Candy corn is one of those Halloween treats that you either love or hate. I happen to enjoy those stratified orange triangles, and have been excited to try making them at home. But I quickly realized that making candy corn is a great deal like art class in 3rd grade: a little messy, a little fun, but mainly...boring.
Now I'm sure most of you are saying, "Hey! I liked art class in 3rd grade!" and to be quite honest, I did too. But I also felt bound and restricted by the "projects" my teacher always had us do, when all I wanted to do was make grand creations from my own imagination. So in that way, this trial run in candy corn is exactly like my experience in 3rd grade art class. Sure you can make the designated project, but the real fun happens when you get creative.
The recipe I followed (link below) makes enough dough for... well... I don't really know how many candy corns per se, because after I rolled and cut my first length (roughly 1/16th of the dough) of dough, I was done with the adventure. There are some things to be made at home, but unless you are really into making candy corn, this isn't the project for you.
On that same note, I greatly applaud those home cooks who have knuckled down to create and photograph their own work that so inspired me. My hat is tipped to you on this one! As you can see above, I didn't have the same attention span all of you did!
Not all was lost, however. The dough this recipe created can be dyed, shaped and formed into whatever shape you so desire. It would be a blast for a group of children or other little hands helping you along the way. Kids like repetitive things right? This recipe, even if you don't end up actually making candy corn, has a wonderful texture that is perfect for making quick adornments for cupcakes or traditional cakes and sweets. It takes slightly less sweet than storebought candy corn, but in a good way. Also, it's only tasty when the dough has cooled (trust me on this one).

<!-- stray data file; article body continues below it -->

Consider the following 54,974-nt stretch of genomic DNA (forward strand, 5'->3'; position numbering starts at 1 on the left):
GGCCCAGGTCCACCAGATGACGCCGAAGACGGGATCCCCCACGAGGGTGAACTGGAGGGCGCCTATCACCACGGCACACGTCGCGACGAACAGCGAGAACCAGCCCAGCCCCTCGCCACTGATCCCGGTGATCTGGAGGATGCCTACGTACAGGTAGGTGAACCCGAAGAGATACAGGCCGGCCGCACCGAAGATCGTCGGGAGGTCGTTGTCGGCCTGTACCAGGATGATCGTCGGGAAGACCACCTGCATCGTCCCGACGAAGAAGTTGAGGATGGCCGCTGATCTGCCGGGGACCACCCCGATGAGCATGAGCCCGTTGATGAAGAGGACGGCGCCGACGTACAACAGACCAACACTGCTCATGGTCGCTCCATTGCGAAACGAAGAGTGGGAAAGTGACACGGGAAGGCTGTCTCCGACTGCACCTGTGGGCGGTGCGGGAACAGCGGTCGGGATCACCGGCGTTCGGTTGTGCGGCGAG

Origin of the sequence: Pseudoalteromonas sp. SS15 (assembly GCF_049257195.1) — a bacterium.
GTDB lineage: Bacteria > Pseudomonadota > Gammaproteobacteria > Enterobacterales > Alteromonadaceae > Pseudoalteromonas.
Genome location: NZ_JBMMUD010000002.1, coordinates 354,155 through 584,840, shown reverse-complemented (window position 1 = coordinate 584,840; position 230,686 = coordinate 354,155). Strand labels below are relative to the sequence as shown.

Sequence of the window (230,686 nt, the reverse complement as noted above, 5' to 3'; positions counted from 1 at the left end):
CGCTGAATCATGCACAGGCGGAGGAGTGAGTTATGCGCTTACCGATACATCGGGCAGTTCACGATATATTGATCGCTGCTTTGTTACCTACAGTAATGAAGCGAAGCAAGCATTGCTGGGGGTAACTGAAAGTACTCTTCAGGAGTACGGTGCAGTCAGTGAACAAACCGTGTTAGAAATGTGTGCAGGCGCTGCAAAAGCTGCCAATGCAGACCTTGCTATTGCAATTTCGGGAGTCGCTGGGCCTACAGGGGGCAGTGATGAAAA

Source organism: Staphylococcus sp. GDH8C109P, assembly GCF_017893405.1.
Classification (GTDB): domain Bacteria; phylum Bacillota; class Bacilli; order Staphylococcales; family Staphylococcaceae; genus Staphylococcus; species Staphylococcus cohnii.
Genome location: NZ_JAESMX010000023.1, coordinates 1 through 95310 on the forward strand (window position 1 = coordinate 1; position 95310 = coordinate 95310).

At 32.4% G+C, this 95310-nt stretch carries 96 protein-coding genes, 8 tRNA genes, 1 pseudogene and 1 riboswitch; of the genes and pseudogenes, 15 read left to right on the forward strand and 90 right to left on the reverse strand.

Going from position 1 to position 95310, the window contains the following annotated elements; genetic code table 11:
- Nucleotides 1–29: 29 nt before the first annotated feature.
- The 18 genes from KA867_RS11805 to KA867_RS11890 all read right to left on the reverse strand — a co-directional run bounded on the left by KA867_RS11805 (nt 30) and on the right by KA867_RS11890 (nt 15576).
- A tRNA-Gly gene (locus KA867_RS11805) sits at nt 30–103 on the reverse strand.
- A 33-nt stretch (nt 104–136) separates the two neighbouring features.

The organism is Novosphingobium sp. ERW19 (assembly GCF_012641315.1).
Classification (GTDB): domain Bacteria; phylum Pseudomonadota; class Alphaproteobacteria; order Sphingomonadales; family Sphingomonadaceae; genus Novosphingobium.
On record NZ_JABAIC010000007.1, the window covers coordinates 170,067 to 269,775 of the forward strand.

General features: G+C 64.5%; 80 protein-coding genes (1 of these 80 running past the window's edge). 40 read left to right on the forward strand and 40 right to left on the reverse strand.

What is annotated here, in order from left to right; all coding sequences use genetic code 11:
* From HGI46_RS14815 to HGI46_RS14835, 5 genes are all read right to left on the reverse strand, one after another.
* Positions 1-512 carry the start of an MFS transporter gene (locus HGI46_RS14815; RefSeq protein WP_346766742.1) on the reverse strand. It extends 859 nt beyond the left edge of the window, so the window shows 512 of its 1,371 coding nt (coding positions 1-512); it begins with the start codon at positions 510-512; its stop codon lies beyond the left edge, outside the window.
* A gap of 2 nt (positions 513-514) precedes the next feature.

1 cup powdered sugar
2 1/2 tablespoons nonfat instant dried milk (powdered milk)
1/8 teaspoon kosher salt
1/2 cup white sugar
1/3 cup corn syrup
2 tablespoon unsalted butter
1/2 tablespoon vanilla extract
Red and yellow food coloring
2-quart sauce pan
Candy thermometer or instant-read thermometer
Stiff heatproof spatula
Nonstick baking mat (like a Silpat)
Bench scraper or chef's knife
Sift together the dry ingredients: Sift the powdered sugar, dried milk, and kosher salt into a mixing bowl using the strainer. This is to make sure there are no clumps in the dry ingredients, which make the finished candy corns look less pretty.
Melt the sugar, corn sugar, and butter: Line a baking sheet with a nonstick baking mat and set it near the stove. Combine the sugar, corn sugar, and butter in a 2-quart sauce pan. (The size of the pan is important; don't substitute anything smaller.) Place the pan over medium heat and cook until the sugars are dissolved and the butter has melted.
Cook the sugar syrup to 230°F - 235°F: Clip a candy thermometer or instant-read thermometer to the side of the pan. Increase the heat to high and bring the syrup to a boil. Once completely boiling, reduce the heat back to medium and cook just until the syrup is between 230°F - 235°F. If you go over, quickly add a few tablespoons of water to the pan to reduce the heat, and monitor the temperature carefully. Remove from heat immediately once the syrup reaches temperature.
Add the vanilla: Add the vanilla to the syrup — be careful as the syrup will bubble up quite a bit.